Sune Jonsson: Nine reflections /3

… One thereby denies that photographs can represent a pictorial manifestation of experiences and personal views, that photographs can be personal messages having aesthetic qualities of communication. (Sune Jonsson)


By Sune Jonsson (1978)


In the 40s and early 50s, when Walt Disney was at the peak of his documentary-film activity, he is said to have remarked that it was better to give training in cinematography to the scientists working in the subject areas of those documentaries than vice versa. He wanted thereby to emphasize how vital expertise is in all depictions of reality. Such an attitude implies, however, that the photographer is exclusively regarded as a triggerer of the camera shutter’s 1/125th, as no better than the lens’ own capability. One thereby denies that photographs can represent a pictorial manifestation of experiences and personal views, that photographs can be personal messages having esthetic qualities of communication.

The enthusiasm that surrounded the documentary image in the 50s and 60s now seems to be metamorphosing into scepticism, despite the fact that the words “document” and “documentation” have never been so popular as they are now – but also never before employed in so confused a manner. As a result of the widespread epigonery, and because the photographers’ own standards for their photography are far too low, that photography is now being met with ennui. Some 10 years ago, Rune Hassner, in a notorious article was already speaking about “unpleasantly grimy and vaguely socially critical so-called documentary photography”. So, even then, it was already obvious how fuzzy the photographic nomenclature had become, what a confusion of concepts prevailed. It had also become apparent that the penetrating investigation and the comprehensive pictorial description founded on extraordinary expertise and clearly formulated in its purpose (Gunnar Lundh’s Statarna i bild, Sven JärlåsÅlderdom) had begun to give way to photographic stereotypes, a sort of esthetic formula-language that is more an expression of conventions of visual depiction than of depicted knowledge, personal luminosity, and documentary conception.

Perhaps one can already speak of a manifest reaction against these photographic stereotypes, a sort of total ruthlessness toward the photographic medium resulting in the individual picture’s virtually becoming unpretty and without content. But, taken together with all the other pictures in the project, it subordinates itself to a documentary intent and is transformed into one detail in a visionary and utterly subjectve method. With such photographers as Denmark’s Jacob Holdt (Amerikanske Billeder. En personlig rejse gennem det sorte Amerika, 1977) and Morten Bo (Lyset slukkes kl. 22.00. En fotografisk rapport fra tvangsanstalter og nødhjem), or Sweden’s Christer Strömholm (Poste restante, 1967), Cartier-Bresson’s method – the individual picture’s synthetic 1/125th and the esthetically utilized 35 mm frame – has untergone a transition into its antithesis. (To be continued on Filmkommentaren with six more reflections…)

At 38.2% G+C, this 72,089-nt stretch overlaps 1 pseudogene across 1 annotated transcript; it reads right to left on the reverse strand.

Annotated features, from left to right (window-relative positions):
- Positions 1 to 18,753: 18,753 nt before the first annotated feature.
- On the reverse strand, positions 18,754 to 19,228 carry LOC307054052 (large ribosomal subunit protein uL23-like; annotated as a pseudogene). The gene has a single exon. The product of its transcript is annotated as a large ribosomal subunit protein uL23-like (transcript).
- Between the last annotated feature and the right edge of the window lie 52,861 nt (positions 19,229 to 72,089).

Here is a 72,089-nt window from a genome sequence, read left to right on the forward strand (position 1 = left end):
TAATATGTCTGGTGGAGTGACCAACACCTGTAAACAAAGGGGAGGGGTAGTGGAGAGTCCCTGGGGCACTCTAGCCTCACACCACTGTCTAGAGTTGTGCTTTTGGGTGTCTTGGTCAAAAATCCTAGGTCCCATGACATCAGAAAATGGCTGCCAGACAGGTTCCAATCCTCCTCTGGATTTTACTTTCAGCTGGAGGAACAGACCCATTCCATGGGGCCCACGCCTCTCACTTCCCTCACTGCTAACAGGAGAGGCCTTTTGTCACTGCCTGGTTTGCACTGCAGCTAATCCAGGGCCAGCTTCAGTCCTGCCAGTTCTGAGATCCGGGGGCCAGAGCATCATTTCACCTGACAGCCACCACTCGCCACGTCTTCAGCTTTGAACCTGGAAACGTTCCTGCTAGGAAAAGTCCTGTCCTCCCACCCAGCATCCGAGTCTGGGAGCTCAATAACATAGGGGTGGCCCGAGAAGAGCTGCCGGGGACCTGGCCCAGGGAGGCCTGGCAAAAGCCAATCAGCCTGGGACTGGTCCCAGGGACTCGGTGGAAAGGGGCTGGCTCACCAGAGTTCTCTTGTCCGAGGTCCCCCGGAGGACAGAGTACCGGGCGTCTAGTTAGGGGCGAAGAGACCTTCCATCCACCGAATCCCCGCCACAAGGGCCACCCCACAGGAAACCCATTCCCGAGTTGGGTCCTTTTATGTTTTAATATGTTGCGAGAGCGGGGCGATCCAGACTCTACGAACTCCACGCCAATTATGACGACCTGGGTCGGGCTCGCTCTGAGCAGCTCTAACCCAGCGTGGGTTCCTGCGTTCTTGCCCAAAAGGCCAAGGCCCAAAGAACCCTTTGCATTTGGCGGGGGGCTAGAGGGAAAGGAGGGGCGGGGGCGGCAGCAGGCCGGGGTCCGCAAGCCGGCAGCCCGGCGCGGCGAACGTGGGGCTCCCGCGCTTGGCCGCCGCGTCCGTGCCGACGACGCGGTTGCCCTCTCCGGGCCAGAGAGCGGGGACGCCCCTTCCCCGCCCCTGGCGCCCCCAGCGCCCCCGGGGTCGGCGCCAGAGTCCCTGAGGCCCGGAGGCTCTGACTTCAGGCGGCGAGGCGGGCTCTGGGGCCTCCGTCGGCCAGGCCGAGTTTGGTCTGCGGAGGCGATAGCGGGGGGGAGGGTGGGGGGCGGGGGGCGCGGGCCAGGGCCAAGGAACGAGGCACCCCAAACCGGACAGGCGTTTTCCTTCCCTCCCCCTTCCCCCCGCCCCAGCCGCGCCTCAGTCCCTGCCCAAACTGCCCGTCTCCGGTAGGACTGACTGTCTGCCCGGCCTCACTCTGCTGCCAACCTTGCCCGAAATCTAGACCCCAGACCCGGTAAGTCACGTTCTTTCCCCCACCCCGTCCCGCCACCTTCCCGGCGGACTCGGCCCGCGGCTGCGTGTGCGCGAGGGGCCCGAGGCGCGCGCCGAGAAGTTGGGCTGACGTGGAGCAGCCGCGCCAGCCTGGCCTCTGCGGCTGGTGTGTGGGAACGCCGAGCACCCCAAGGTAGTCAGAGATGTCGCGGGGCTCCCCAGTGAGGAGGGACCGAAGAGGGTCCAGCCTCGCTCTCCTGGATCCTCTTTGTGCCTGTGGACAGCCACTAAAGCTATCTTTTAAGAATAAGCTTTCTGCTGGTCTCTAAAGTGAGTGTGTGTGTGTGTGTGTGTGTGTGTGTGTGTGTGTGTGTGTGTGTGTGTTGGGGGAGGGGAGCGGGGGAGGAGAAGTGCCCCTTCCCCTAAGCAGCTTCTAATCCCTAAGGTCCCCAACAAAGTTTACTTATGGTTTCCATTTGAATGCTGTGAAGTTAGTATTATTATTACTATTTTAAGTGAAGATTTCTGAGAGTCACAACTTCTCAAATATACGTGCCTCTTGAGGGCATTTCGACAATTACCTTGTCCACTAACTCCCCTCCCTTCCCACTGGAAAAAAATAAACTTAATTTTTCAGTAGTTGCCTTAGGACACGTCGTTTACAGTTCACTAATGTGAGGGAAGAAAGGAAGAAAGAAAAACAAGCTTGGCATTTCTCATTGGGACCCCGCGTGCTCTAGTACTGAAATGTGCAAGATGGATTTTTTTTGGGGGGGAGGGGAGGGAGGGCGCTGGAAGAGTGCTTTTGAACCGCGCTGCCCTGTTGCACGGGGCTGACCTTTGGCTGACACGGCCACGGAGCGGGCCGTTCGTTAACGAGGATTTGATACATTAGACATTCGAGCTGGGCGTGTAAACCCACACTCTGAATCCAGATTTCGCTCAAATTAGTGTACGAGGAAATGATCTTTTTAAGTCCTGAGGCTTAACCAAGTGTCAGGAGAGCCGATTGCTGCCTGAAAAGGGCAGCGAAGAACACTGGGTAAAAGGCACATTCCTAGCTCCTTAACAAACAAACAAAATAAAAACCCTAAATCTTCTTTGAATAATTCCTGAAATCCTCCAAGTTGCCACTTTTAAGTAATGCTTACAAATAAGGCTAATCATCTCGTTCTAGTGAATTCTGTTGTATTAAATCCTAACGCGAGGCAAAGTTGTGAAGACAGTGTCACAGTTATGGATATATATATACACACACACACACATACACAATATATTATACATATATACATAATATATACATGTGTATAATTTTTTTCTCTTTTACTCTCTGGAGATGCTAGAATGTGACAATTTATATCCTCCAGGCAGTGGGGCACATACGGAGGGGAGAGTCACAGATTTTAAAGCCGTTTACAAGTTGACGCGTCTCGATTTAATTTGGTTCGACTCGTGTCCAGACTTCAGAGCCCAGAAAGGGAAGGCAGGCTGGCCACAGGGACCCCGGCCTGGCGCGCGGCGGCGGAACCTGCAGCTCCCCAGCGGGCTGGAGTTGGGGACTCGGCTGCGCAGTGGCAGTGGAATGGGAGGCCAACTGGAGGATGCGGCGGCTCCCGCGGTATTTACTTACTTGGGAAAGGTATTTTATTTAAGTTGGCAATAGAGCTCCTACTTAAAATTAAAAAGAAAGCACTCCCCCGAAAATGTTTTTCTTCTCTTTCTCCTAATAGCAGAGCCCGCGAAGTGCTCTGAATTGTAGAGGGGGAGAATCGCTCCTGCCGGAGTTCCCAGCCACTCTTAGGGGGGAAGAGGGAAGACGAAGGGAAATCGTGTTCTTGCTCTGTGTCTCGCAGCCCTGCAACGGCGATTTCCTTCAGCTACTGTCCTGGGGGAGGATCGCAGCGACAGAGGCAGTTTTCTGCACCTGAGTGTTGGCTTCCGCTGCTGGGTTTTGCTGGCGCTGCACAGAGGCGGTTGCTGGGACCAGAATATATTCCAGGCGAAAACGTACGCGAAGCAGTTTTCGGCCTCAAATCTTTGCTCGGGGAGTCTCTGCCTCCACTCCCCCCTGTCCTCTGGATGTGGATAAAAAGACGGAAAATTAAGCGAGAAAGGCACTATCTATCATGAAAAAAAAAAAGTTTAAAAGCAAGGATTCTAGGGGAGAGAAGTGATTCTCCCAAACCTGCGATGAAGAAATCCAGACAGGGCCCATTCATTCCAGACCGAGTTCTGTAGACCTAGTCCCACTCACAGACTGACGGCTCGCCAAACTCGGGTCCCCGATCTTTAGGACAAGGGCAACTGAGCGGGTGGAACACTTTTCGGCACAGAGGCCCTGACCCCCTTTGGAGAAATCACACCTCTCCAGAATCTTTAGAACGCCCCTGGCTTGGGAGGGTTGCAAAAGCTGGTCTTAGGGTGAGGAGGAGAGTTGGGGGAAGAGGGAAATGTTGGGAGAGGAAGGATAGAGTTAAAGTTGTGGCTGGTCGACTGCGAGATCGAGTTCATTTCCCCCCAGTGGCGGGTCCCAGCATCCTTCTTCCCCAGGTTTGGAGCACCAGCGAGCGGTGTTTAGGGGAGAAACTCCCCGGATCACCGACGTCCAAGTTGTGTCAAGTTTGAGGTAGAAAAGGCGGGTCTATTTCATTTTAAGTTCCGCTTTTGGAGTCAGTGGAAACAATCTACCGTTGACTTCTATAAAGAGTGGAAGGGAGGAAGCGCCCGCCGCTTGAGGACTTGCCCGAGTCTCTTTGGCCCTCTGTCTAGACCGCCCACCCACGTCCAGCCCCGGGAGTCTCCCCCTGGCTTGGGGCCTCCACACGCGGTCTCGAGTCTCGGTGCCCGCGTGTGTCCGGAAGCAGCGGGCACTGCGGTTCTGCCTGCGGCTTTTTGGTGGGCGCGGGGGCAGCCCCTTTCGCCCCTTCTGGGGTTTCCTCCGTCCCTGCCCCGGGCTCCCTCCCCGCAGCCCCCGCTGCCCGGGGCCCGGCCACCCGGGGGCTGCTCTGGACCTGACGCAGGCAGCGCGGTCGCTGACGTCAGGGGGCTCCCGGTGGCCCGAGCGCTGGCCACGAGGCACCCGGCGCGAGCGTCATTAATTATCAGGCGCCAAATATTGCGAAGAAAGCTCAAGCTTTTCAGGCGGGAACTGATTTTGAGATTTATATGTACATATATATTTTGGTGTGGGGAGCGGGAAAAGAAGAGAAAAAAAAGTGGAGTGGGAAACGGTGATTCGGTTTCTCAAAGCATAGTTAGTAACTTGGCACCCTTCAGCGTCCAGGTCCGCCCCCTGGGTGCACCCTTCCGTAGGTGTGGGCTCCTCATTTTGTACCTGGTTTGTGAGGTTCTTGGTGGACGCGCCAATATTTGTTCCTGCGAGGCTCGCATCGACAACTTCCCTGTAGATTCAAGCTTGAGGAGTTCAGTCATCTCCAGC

Sune Jonsson: Småbrukaren Helmer Jonson, Baggård, Nordmaling. Tilsammans med sin hustru Berta en sommerdag 1960 vid köksbordet efter morgonmjölkningen. Sune Jonsson skriver i billedteksten i sin bog Album – fotografier fem decennier, 2000, hvorfra billedet er hentet: ”… Helmer Jonsson var kusin till min far. Under uppväkståren brukade vi cykla de två och en halv milen från Nyåker för att besöka Helmers och för at fiska i Sunnansj¨n vid Baggård. När jag kom tillbaka till dem 1959 kände jag att deras miljö och livsform var på väg in i historien. Och greps av ambitionen att skildra det som då fanns kvar, allt som jag mindes från barnsben av deras arbete och liv, kände ett sorts ansvar för släktskabets skull. Mit dokumentära intresse vaknade helt ekelt på allvar.”

Gunnar Lundh, fra bogen Statarna i bild.

Sven Järlås, fra bogen Ålderdom.år-asfalten-gynger 

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Allan Berg Nielsen
Allan Berg Nielsen

Allan Berg Nielsen started the first documentary cinema in Randers, Denmark way back in the 1970’es. He did so at the museum, where he was employed. He got the (16mm) films from the collection of the National Film Board of Denmark (Statens Filmcentral). He organised a film festival in his home city, became a member of the Board of Directors of the Film Board, started to write about films in diverse magazines, were a juror at several festivals and wrote television critiques in the local newspaper. From 1998-2003 Allan Berg was documentary film consultant (commissioning editor) at The Danish Film Institute, a continuation of the Film Board. Since then free lance consultant in documentary matters.

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